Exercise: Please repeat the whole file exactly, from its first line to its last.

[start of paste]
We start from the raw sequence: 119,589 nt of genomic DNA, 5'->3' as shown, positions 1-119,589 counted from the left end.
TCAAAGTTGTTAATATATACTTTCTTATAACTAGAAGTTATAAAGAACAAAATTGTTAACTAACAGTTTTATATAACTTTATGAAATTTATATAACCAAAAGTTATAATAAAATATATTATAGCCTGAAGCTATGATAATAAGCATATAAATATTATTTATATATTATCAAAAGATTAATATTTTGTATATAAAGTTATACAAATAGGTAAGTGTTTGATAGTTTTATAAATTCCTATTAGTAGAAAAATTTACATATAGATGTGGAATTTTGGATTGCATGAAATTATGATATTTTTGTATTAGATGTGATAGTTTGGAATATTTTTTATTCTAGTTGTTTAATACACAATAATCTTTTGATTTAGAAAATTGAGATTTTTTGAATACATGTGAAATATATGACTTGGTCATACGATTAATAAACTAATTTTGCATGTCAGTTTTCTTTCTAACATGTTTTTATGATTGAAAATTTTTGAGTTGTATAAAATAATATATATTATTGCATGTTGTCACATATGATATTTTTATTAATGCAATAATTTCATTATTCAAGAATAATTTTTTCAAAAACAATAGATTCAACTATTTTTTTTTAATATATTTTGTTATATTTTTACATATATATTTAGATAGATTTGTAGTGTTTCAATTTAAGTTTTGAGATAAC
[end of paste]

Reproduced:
We start from the raw sequence: 119,589 nt of genomic DNA, 5'->3' as shown, positions 1-119,589 counted from the left end.
TCAAAGTTGTTAATATATACTTTCTTATAACTAGAAGTTATAAAGAACAAAATTGTTAACTAACAGTTTTATATAACTTTATGAAATTTATATAACCAAAAGTTATAATAAAATATATTATAGCCTGAAGCTATGATAATAAGCATATAAATATTATTTATATATTATCAAAAGATTAATATTTTGTATATAAAGTTATACAAATAGGTAAGTGTTTGATAGTTTTATAAATTCCTATTAGTAGAAAAATTTACATATAGATGTGGAATTTTGGATTGCATGAAATTATGATATTTTTGTATTAGATGTGATAGTTTGGAATATTTTTTATTCTAGTTGTTTAATACACAATAATCTTTTGATTTAGAAAATTGAGATTTTTTGAATACATGTGAAATATATGACTTGGTCATACGATTAATAAACTAATTTTGCATGTCAGTTTTCTTTCTAACATGTTTTTATGATTGAAAATTTTTGAGTTGTATAAAATAATATATATTATTGCATGTTGTCACATATGATATTTTTATTAATGCAATAATTTCATTATTCAAGAATAATTTTTTCAAAAACAATAGATTCAACTATTTTTTTTTAATATATTTTGTTATATTTTTACATATATATTTAGATAGATTTGTAGTGTTTCAATTTAAGTTTTGAGATAAC